The Art of Parsi Cooking: How one woman is reviving an ancient cuisine

Top chef Niloufer Mavalvala’s quest to share Parsi cuisine to an international audience is one step closer with the launch of her first cookbook “The Art of Parsi Cooking : Reviving an ancient cuisine” this month.

What started off as a blog to share recipes with family and friends in 2013, “Niloufer’s Kitchen” soon garnered online traffic that reached 140k visitors in less than three years.

Article by Nabila Pathan | Al Arabiya

Tumtumta Jhinga/Spicy Prawns (Photo courtesy: Sheriar Hirjikaka)
Tumtumta Jhinga/Spicy Prawns (Photo courtesy: Sheriar Hirjikaka)

 

Blogging led to the creation of a Facebook page, then went on to Twitter, as Mavalvala explains “simply to keep up with the times.” She adds: “From there the publisher Austin Macauley retweeted me – and that’s how we got to the book I have today.”

Described as filling a gap in the world of cookbooks according to the publishers, the recipes in Niloufer’s cookbook capture unique flavours hailing from ancient Persia with adopted Indian spices originating from west coast Indian cuisine. A particular trait of Parsi cuisine require “a balance of flavor’s that are “khatu-mithoo”, literally translated as sweet-sour.”

Ahead of her book release this month, Niloufer spoke to Al Arabiya English to explain her passion for sharing her food.

“Food is such a happy platform to chat about, and it can give pleasure to all who cook well, eat well and enjoy sharing at their table.”

“It is rewarding when many share a picture, and thank me for something they either never realised how simple it was to prepare, or a successful party.”

“The Art of Parsi Cooking – reviving an ancient cuisine” is structured as a personal culinary life journey. The book is categorized as pehli, beeji and teeji vahni (first, second and third courses). Each recipe is personalized with a short anecdote, followed by tips and trivia that aim to keep the reader engaged.

“I have written the book reflecting how I teach. Each recipe has a picture accompanying it – because of course we eat with our eyes!”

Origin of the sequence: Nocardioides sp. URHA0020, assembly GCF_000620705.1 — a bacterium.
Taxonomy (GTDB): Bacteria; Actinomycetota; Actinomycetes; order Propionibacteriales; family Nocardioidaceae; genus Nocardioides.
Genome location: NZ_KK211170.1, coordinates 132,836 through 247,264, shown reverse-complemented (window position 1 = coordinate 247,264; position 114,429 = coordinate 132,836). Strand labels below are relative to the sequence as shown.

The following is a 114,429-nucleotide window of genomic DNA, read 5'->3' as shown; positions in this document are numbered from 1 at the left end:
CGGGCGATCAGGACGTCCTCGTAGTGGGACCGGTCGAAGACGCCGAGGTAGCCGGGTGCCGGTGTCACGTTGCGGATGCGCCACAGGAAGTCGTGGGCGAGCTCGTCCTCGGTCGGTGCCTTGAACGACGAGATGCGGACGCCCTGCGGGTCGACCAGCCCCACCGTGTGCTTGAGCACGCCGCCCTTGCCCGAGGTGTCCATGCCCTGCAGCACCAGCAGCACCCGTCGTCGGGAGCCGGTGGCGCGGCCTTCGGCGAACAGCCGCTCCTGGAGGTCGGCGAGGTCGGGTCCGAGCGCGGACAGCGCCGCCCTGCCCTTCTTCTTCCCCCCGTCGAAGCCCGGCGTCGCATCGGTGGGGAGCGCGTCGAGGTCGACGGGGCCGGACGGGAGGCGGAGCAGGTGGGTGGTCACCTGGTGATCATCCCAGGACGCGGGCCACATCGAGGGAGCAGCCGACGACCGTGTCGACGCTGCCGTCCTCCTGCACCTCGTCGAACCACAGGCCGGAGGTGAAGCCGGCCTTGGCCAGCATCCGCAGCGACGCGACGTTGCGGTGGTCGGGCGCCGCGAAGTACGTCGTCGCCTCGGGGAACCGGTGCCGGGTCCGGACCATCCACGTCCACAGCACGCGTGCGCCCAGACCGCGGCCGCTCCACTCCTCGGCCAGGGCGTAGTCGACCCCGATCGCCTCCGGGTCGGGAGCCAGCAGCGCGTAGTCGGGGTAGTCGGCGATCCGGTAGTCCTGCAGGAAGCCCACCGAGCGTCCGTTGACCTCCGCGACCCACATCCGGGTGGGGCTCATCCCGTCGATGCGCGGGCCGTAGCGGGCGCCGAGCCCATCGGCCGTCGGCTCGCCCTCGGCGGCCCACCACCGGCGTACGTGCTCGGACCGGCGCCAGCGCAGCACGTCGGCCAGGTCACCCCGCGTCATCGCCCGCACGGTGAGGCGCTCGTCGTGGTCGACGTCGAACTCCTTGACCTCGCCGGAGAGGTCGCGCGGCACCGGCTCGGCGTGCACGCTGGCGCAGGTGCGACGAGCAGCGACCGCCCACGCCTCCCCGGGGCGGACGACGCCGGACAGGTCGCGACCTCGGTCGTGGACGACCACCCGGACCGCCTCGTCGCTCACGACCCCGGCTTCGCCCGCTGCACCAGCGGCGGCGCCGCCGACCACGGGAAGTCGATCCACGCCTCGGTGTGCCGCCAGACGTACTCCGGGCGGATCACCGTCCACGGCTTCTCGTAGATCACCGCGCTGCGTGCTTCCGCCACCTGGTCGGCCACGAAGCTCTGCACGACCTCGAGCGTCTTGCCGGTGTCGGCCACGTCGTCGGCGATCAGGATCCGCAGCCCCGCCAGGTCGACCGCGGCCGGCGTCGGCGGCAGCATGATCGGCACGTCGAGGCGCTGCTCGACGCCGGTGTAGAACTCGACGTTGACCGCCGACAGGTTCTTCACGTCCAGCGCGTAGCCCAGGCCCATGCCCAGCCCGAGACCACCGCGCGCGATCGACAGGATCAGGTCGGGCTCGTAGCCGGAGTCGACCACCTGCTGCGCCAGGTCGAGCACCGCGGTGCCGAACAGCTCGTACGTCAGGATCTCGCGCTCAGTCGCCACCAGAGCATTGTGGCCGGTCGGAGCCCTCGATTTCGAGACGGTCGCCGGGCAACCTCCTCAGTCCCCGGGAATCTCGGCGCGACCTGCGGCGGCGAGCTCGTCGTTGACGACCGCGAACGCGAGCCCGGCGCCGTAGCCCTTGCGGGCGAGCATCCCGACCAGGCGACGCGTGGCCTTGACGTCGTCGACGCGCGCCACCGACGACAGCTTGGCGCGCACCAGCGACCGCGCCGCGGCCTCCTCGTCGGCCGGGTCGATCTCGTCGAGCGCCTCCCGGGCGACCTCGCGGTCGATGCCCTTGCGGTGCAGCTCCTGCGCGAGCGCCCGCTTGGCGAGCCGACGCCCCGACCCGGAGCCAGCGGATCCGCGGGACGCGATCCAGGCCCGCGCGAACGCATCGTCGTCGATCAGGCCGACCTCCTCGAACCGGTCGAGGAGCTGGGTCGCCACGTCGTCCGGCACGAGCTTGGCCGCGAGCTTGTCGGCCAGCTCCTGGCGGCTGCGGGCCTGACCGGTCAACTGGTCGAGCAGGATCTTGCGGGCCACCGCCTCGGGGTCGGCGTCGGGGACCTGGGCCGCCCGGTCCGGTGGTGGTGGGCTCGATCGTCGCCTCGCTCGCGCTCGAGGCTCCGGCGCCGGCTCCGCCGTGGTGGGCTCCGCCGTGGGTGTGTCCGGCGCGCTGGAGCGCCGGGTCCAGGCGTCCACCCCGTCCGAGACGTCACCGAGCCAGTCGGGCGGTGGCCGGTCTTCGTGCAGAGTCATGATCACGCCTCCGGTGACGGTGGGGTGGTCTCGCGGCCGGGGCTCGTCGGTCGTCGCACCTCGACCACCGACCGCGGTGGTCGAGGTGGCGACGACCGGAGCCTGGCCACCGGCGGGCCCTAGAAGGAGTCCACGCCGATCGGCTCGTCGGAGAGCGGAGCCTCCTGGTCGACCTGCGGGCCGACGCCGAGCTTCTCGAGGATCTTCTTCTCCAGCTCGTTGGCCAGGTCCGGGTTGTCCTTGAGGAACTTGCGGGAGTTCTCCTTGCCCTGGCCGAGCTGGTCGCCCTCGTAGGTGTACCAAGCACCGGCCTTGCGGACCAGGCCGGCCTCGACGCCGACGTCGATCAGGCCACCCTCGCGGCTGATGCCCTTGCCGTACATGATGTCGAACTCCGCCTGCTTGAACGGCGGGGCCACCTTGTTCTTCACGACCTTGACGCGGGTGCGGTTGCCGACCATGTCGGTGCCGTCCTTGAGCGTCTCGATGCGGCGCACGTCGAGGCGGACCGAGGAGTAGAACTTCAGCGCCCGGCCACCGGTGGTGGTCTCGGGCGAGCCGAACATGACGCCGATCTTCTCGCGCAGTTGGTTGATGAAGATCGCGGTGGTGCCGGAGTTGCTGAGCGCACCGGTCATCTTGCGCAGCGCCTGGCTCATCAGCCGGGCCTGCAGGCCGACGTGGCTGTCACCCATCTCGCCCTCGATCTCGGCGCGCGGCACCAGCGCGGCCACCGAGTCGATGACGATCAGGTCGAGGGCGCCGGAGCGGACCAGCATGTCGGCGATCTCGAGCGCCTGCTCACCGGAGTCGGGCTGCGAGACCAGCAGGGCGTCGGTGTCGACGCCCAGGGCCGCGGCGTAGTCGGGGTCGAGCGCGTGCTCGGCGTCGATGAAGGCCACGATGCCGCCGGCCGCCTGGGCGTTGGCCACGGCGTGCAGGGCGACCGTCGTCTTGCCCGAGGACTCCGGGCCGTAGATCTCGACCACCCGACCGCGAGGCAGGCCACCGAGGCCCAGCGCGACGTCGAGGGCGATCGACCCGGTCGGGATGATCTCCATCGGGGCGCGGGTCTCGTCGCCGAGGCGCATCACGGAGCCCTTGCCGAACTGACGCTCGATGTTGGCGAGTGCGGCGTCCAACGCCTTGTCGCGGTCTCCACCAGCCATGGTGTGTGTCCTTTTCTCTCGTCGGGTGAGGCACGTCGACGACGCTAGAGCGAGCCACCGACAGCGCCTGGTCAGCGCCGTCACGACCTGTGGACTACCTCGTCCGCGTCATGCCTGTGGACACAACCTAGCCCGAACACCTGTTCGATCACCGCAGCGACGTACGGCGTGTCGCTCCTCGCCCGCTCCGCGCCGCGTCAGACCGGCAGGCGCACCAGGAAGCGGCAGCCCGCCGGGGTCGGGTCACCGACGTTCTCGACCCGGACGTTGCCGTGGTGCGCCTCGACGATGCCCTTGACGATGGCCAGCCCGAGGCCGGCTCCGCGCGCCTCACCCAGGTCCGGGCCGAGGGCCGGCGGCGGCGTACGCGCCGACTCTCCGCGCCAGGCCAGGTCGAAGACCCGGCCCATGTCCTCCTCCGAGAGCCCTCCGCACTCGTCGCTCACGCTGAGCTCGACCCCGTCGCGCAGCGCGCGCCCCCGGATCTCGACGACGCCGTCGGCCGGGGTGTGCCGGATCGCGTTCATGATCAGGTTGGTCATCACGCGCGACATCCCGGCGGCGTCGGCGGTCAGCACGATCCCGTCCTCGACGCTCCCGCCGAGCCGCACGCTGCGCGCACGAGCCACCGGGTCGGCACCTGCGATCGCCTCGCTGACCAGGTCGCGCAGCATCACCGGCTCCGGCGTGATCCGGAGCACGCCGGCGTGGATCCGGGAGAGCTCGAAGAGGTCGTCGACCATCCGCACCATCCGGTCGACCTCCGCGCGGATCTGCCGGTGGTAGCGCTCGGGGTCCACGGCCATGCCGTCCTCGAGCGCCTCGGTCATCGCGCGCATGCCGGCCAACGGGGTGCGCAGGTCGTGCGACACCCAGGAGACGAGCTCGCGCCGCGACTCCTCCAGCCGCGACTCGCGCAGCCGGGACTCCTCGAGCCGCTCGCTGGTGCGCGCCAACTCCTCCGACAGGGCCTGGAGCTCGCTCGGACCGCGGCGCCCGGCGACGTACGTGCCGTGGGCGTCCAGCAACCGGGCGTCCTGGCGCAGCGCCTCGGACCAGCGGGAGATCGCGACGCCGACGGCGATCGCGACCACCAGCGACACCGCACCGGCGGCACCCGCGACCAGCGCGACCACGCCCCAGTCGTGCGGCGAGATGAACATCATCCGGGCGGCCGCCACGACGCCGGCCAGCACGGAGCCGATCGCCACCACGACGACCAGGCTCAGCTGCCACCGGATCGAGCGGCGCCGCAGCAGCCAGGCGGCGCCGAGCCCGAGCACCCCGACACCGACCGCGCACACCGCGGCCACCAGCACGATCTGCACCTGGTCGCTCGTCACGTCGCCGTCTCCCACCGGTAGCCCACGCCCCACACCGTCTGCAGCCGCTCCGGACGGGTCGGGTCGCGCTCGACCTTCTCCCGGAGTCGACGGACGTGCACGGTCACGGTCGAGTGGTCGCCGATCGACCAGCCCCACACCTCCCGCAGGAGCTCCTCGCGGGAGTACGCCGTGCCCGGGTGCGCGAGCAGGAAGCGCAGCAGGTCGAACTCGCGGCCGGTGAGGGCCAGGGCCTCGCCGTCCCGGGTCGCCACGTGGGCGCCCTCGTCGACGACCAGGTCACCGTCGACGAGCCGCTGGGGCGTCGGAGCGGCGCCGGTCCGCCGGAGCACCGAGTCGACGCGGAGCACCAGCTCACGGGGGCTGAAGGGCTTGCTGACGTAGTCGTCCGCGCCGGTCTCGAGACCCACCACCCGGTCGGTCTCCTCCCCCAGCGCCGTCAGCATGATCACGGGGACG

Rava on a Sagun ni Thali/Semolina and Egg Pudding (Photo courtesy: Sheriar Hirjkaka)
Rava on a Sagun ni Thali/Semolina and Egg Pudding (Photo courtesy: Sheriar Hirjkaka)

 

Niloufer was born and raised in Karachi and now lives in Canada. Her enthusiasm for sharing Parsi cooking techniques, learnt from various family members, started when she conducted cookery classes in Canada, the UK and Dubai.

Most of the recipes included in her cookbook have been passed down for generations in her family.

“I am lucky to be a part of the ‘Masterchefs’ for at least the three generations that I am aware of.

Khatai/Parsi Sweet Cookies (Photo courtesy: Sheriar Hirjikaka)
Khatai/Parsi Sweet Cookies (Photo courtesy: Sheriar Hirjikaka)

 

“My mother is an extraordinary chef. My aunts are all great chefs too. To add to the equation, my mother-in-law is also an brilliant chef. I have shared everyone’s personal favorites, included my own, and tweaked the laboriously long winded process in some cases to bring ourselves into a 21st century kitchen without losing the authenticity.”

“I have also created a couple of fusion recipes to add to the fun of it all. It is there to share whole heartedly, with anyone and everyone who wants to enjoy a delicious meal with their family and friends.”

One of Niloufer’s personal favourites in her collection is Papayta ma gos, a lamb/mutton/goat stew with roasted potatoes. She explains “there are many versions of this, and I am sharing the best one possible from my mother in laws maternal family. It has been hard to beat for at least a century!”

Machi no Sas/Fish in a Tomato Gravy (Photo courtesy: Nafessa Jalal)
Machi no Sas/Fish in a Tomato Gravy (Photo courtesy: Nafessa Jalal)

 

Parsi cuisine is still relatively unknown to the culinary world but in recent years, with the Parsi diaspora spreading all over the world, a new-found appreciation of Parsi cuisine in the West has made its way onto the international map. Following in the footsteps of other well-respected Parsi-cuisine chefs such as Cyrus Todiwala in London, UK and Jehangir Mehta of NYC, Niloufer is helping to bring the mysterious flavours accessible to a wider audience for everyone to enjoy.

With an unstoppable passion, Niloufer is already planning her next installments in her cook book range:

“I would like to do a vegetarian version book of more Parsi Cooking. I want to add all those delicious sweets that many in the next generation have not even tasted nor heard off. It is after all about reviving an ancient cuisine.”

Niloufer Mavalvala at Books for Cooks (Photo courtesy: Twitter)
Niloufer Mavalvala at Books for Cooks (Photo courtesy: Twitter)

“If I can know in my heart that this ancient culture and tradition now lives on for the next 3 generations thanks to this book, I think I have achieved the best reward ever”

Hardback copies of “The Art of Parsi Cooking-reviving an ancient cuisine” can be purchased online through Amazon.